Britain's top doctor warns of drug-resistant microbes

The United Kingdom's chief medical officer Sally Davies recently advised that the dangers posed by drug-resistant bacteria should be considered as serious as those posed by terrorism and pandemic influenza.

Davies said antimicrobial resistance poses a catastrophic threat to the world and that action needs to be taken immediately. She has also released a report on the problem written by some of the United Kingdom's top physicians and academics, according to Nature.

The chief medical officer urged for more resources to be dedicated to research into new medicines and better surveillance of bacteria with growing resistance. She said genomic testing needs to be incorporated into research programs in order to increase what scientists know about the bugs.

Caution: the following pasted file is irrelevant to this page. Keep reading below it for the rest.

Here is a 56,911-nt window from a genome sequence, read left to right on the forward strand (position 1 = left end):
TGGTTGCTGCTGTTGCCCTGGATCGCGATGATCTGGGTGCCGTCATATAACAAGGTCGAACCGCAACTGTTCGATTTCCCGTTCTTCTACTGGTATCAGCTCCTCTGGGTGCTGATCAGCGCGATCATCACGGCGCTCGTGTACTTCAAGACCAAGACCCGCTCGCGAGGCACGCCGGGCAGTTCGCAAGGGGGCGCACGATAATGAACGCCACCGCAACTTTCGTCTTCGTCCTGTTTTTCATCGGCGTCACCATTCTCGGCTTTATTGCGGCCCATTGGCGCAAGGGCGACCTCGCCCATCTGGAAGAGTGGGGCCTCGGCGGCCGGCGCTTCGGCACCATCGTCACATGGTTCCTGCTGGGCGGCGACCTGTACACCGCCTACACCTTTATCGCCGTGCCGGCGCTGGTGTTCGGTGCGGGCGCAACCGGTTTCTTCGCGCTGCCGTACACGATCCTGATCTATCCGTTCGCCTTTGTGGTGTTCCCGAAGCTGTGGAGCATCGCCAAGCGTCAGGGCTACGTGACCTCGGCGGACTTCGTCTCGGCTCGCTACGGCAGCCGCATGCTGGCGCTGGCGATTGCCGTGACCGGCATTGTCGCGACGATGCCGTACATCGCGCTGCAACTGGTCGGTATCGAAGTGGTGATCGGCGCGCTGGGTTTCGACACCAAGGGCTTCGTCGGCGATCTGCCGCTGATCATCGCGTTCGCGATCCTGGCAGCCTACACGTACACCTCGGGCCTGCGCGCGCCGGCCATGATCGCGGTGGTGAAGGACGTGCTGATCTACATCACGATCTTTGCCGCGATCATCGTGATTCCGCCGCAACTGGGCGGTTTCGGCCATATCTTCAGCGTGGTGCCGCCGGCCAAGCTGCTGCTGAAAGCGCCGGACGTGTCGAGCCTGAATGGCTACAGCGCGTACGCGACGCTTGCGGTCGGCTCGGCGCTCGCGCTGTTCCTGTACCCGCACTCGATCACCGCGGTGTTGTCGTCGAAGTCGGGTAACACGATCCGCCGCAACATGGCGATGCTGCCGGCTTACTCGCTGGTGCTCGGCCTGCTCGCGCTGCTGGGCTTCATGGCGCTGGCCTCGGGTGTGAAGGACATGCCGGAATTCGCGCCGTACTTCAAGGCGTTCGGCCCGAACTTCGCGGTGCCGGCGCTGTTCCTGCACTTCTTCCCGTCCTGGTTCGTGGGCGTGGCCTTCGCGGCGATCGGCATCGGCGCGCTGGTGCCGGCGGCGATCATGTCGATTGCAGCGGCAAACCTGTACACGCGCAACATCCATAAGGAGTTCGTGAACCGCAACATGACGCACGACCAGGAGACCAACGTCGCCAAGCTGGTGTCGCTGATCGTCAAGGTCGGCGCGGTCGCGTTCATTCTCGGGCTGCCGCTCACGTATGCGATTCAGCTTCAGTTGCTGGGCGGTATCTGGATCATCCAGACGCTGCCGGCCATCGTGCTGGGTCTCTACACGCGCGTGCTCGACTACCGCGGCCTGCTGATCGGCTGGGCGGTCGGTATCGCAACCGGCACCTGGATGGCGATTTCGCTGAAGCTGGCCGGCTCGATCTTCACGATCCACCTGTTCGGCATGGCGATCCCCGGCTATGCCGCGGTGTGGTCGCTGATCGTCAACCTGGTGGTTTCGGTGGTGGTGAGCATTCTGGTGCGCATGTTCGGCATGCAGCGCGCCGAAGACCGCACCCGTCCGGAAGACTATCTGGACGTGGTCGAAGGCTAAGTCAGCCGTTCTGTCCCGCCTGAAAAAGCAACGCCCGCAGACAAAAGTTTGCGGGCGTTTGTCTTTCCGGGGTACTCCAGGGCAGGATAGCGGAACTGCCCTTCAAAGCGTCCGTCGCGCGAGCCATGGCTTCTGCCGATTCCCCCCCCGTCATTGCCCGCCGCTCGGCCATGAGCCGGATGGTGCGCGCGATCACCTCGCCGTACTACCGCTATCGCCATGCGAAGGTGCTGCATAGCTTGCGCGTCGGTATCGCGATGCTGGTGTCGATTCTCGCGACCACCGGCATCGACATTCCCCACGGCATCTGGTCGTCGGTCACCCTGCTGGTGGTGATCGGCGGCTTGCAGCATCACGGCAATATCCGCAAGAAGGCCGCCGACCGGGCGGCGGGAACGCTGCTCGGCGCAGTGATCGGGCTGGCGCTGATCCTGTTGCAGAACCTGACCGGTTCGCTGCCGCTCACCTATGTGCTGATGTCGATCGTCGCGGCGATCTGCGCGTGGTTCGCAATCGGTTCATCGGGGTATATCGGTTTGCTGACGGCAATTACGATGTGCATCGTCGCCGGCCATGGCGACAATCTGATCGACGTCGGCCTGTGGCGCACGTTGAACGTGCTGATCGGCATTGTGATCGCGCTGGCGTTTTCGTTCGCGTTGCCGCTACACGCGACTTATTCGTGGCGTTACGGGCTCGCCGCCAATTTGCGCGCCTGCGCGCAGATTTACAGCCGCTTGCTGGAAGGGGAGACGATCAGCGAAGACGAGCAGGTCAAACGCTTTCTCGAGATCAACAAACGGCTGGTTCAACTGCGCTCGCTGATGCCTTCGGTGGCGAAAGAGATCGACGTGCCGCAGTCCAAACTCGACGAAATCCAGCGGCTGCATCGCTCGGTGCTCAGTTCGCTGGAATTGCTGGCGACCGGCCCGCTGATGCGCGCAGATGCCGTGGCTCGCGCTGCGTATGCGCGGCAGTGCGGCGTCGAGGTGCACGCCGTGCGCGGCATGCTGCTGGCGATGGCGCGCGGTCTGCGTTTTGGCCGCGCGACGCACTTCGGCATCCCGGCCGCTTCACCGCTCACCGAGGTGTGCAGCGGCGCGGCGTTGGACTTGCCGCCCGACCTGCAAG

Davies also warned that pharmaceutical companies currently lack an adequate incentive to develop new antibiotics, which will harm the health of those in the future who become infected with currently curable illnesses, Nature reports.

"It is very worrying. We have market failure," Sally Davies said, according to Nature. "I worry about my hip replacement in 20 years' time if we don't get this right."

The newly released report estimates there are 5,000 patients in England, Wales and Northern Ireland who die from Gram-negative sepsis every year. Approximately half of those are infected with a drug-resistant form of the infection.